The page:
Addition of tin in 3% Si steel is a method to improve magnetic properties since tin in steel is known as an element that segregates at grain boundaries, inhibits grain growth and has a dragging effect on grain boundary movement. However, tin is generally known as an element that has a harmful effect on surface coating properties. The oxide subscale formed on the decarburization annealing of a 3% Si steel containing tin was investigated by SEM, EDS, GDS and FTIR. The forsterite film was evaluated by SEM, EDS and GDS. The higher tin content decreased thickness, oxygen and fayalite/silica ratio in the subscale and resulted into a discontinuous forsterite film with poor oxidation resistance. After secondary coating the samples presented a reddish color due to the formation of iron oxide and poor dielectric property.

The high permeability grain oriented silicon steel is widely used in transformers cores. Such application requires low core loss, high permeability and a proper insulation coating. Its excellent magnetic properties in the rolling direction results from a high degree of Goss texture (110)[001] obtained by secondary recrystallization, from a matrix of small grains and adequate texture stabilized by a dispersion of second phase. This material is produced by using AlN as grain growth inhibitor (acquired inhibitor) and small amounts of alloying elements like tin that acts as a supplemental inhibitor by means of grain boundary segregation and improves magnetic properties.1,2

Typically, high permeability grain oriented silicon steel has a primary insulation coating composed mainly of forsterite, formed by a solid-state reaction of the annealing separator MgO with silica and fayalite from the oxide subscale previously formed on the strip. The formation of silica and fayalite inclusions occurs during decarburization of the steel strip under a humid H2-N2 atmosphere. It has been proposed that the molecular structure of this subscale influences the forsterite film and the core losses in high permeability silicon steel. Excessively high Fe2SiO4/SiO2 ratio produces discontinuous forsterite film, with poor oxidation resistance and adherence, in addition, increases core loss.3–5 Some elements like tin can negatively influence the formation of the subscale. Tin concentrates at the surface during decarburization and retards subscale formation.2,3

The present work investigates the oxide subscale and forsterite formation in 3% Si steel with low and high tin content.

The samples (310 x 120 x 0,26 mm) used in this work were taken from two coils after decarburization, high temperature annealing and secondary coating process. The chemical composition is shown in Table I. Decarburization annealing process was performed in a mixed wet H2-N2 atmosphere with pH2O/pH2 = 0,52 at 850°C for 60 s in a continuous electrical furnace. After decarburization, the strip was nitrated in the gas mixture N2-H2-NH3 and then coated with a layer of 5 g/m2 of magnesia plus additives (mainly TiO2). The coated coils were annealed in the mixed H2-N2 atmosphere during the heating time and in 100% H2 during the soaking time at 1200°C for 15 h. In the next step, the strip was cleaned and coated with a layer of 8 g/m2 of secondary insulation coating (high tension coating), dried and finally submitted to a thermal flattening annealing at 800°C.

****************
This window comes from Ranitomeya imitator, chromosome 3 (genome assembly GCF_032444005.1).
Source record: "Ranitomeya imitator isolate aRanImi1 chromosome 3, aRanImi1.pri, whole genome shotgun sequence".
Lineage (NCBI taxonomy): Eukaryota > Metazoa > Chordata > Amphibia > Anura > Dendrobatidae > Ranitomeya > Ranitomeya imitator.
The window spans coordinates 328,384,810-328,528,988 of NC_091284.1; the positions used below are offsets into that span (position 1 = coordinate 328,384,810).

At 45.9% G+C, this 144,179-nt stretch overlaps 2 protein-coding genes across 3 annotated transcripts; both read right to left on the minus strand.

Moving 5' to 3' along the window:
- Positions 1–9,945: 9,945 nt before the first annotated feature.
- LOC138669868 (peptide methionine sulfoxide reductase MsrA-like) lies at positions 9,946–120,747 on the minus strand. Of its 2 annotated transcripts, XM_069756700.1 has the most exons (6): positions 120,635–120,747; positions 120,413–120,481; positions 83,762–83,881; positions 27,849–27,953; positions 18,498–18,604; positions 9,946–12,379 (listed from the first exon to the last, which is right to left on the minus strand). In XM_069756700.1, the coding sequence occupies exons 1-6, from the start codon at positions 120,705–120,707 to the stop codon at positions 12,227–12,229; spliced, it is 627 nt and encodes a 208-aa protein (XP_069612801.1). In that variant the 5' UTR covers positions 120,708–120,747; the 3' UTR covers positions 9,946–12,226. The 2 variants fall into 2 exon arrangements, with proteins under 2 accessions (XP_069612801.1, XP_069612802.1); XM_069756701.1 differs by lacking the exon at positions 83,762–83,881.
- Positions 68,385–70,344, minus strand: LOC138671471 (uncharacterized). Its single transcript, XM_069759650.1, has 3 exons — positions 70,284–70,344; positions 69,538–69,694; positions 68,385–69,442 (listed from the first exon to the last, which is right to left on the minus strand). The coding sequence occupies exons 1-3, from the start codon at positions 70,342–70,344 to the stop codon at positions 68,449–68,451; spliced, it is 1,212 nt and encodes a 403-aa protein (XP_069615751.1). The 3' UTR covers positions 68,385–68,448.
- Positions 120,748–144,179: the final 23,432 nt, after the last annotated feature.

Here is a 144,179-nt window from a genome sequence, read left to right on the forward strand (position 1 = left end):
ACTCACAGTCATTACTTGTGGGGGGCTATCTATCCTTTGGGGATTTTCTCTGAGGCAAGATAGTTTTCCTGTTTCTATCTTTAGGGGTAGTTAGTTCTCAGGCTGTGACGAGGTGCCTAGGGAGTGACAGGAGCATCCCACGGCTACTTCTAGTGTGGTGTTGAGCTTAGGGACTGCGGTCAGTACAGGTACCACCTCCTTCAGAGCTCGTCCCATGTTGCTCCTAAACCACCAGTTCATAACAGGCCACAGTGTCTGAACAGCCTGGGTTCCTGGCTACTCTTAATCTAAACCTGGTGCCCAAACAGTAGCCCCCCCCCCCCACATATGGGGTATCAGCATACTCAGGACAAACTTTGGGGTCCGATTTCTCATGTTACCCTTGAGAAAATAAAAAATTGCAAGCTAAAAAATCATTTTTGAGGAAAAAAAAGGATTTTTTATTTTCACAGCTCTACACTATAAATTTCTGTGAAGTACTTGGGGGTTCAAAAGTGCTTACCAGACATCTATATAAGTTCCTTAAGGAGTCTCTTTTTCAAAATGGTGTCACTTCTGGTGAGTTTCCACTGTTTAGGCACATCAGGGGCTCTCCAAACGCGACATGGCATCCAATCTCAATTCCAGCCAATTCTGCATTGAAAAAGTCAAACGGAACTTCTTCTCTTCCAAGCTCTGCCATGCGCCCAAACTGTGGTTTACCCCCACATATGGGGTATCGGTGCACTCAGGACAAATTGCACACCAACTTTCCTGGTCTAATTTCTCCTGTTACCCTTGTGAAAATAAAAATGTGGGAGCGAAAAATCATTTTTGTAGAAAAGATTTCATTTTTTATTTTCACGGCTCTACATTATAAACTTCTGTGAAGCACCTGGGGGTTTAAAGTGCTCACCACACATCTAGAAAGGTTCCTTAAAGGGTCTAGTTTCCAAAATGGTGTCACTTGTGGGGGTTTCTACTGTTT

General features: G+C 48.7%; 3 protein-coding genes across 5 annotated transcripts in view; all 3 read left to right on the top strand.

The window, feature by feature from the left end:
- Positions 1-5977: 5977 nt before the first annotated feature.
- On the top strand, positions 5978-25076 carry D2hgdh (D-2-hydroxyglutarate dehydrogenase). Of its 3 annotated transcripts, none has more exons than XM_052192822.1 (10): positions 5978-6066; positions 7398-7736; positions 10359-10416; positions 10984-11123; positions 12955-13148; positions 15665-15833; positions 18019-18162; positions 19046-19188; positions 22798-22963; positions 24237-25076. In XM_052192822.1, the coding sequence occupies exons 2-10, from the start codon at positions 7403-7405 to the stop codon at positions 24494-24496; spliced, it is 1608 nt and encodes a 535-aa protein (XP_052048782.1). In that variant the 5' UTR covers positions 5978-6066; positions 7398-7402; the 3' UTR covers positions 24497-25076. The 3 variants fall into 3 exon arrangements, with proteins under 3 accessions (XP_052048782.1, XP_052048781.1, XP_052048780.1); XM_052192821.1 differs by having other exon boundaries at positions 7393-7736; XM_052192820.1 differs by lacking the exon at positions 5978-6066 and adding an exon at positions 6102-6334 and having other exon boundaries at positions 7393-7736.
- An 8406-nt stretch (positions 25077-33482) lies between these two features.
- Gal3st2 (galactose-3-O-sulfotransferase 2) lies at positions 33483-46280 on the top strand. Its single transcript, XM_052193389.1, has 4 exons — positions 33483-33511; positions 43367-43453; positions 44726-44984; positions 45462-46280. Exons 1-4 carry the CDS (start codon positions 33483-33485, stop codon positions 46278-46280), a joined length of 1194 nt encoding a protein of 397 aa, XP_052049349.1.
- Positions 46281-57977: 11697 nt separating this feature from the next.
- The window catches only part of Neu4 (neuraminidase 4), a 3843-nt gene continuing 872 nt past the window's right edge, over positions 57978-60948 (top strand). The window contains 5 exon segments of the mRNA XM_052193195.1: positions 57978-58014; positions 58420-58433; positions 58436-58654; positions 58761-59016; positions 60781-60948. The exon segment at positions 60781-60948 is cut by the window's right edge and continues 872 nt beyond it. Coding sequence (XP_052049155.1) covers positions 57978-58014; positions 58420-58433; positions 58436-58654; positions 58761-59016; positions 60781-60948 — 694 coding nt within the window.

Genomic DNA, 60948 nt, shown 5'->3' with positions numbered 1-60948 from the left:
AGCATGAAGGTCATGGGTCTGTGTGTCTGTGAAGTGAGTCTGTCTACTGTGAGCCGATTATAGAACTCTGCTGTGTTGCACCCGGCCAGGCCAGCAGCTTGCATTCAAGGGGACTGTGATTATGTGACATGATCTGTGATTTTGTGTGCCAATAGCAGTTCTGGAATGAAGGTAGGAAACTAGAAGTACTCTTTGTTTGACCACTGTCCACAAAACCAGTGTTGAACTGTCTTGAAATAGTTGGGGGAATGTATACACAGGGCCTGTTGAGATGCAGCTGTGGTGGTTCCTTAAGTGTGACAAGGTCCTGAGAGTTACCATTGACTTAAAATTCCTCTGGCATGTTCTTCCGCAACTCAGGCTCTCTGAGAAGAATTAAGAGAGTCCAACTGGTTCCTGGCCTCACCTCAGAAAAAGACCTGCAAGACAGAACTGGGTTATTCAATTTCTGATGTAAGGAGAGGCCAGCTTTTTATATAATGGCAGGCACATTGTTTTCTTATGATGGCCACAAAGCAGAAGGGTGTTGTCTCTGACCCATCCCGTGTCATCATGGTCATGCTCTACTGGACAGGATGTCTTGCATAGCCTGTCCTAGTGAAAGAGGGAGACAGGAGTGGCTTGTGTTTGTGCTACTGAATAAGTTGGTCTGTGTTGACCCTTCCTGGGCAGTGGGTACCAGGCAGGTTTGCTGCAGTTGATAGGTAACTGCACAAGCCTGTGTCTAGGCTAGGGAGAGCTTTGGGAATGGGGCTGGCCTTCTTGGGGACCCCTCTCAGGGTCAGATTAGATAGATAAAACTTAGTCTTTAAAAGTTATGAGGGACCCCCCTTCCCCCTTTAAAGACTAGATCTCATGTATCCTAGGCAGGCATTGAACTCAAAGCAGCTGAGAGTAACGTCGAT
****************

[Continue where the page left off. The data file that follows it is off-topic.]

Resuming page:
The morphology, microstructure and distribution of oxides in the subscale were investigated through the cross sectional observation by using image analyzer and optical and electronic microscopy (SEM - FEI - QUANTA FEG 250). In order to determine the oxide composition formed in the subscale, FTIR (Fourier transformed infrared Perkin Elmer - Spectrum 100) method was used. The oxide was carefully extracted from the internal oxidation layer by using the bromine-alcohol method and examined by FTIR.6 In-depth chemical composition was determined by glow discharge spectrometry (GDS - Horiba - Jobin Yvon - Gd-Profiler 2).

The microstructure and composition of the ceramic film of forsterite were analyzed by SEM, EDS (EDAX - TEAM - OCTANE SUPER 60mm) and GDS. The conventional ceramic film properties as surface color, adhesion, oxidation resistance and electrical resistance were investigated. The ceramic film adhesion to the base metal was characterized by bending a sample around cylinders of different diameters.3 The oxidation resistance of the ceramic film was analyzed by visual inspection (absence of oxides, medium oxide and heavy oxide) of the samples after heat treatment at 830°C for 1 h in air. The surface quality after secondary coating was characterized by visual inspection (uniform gray or no uniform color with the defects red and/or black oxides). The coating insulation was tested by Franklin test.7 

Figure 1 shows that the increase on Sn content decreased subsurface thickness, as else, fayalite/silica ratio. The achieved oxygen content was 769ppm and 681ppm, and carbon content was 7ppm and 19ppm for 0.06%Sn and 0.08%Sn, respectively, which can be related to the structural differences on the oxide subscale.8,9

The cross-sectional SEM images of the subscales are shown in figure 2. The basic structure of both samples was typical: oxides with a spherical shape in the upper region of the subscales and with a lamellar shape near the interface with the metal base.10,11

EDS (Energy-dispersive X-ray spectroscopy) analysis performed on the oxides at the subsurface confirmed the chemical composition already discussed by other authors: at the near surface a thin film around nanometers, mostly composed by Fe2SiO4 and FeO. Beneath this film, dark globular particles (dark oxides) with Si content around 6% embedded in a lighter region with a Si content lower than the composition of the steel. Some globular particles with a light gray ring with around 2%Si, probably correlated with fayalite.11,10 Besides Fe, Si and O, Mn was detected in some regions, which indicated the formation of (MnFe)2SiO4.13–15 

Figure 3 presents GDS profiles for elements Si, Al, Mn and Sn on the subscales. The sample with 0.06%Sn presents an enriched zone of Si of about 3μm. Despite the enrichment at the surface, a nearly constant level of Si up to 2μm deep can be observed, followed by an almost linear decrease to the interface with the base metal. The Al profile follows the Si profile. The Mn concentration presents a peak near surface and deeper depletion with a minimum at a distance of 2.5μm from the surface.14 In this sample, enrichment in Sn occurs only in very near surface while in the sample with 0.08% it occurs also close the interface with the metal base with a maximum concentration around 2μm. The high content of Sn does not change the qualitative shape of the Si, Al and Mn profiles, but reduces the depth of the enrichment zone.

The cross-sectional SEM images of the forsterite film are shown in figure 4. The 0.06% Sn sample presented a typical morphology: thin continuous film with particles in the subsurface.16 The increase in the tin content to 0.08% changed the glass film morphology. In this sample a discontinuous and heterogeneous film was obtained with regions in order of 400nm and others with thickness greater than 2.5μm. The amount of subsurface particles is lower in case of high Sn respect low Sn case.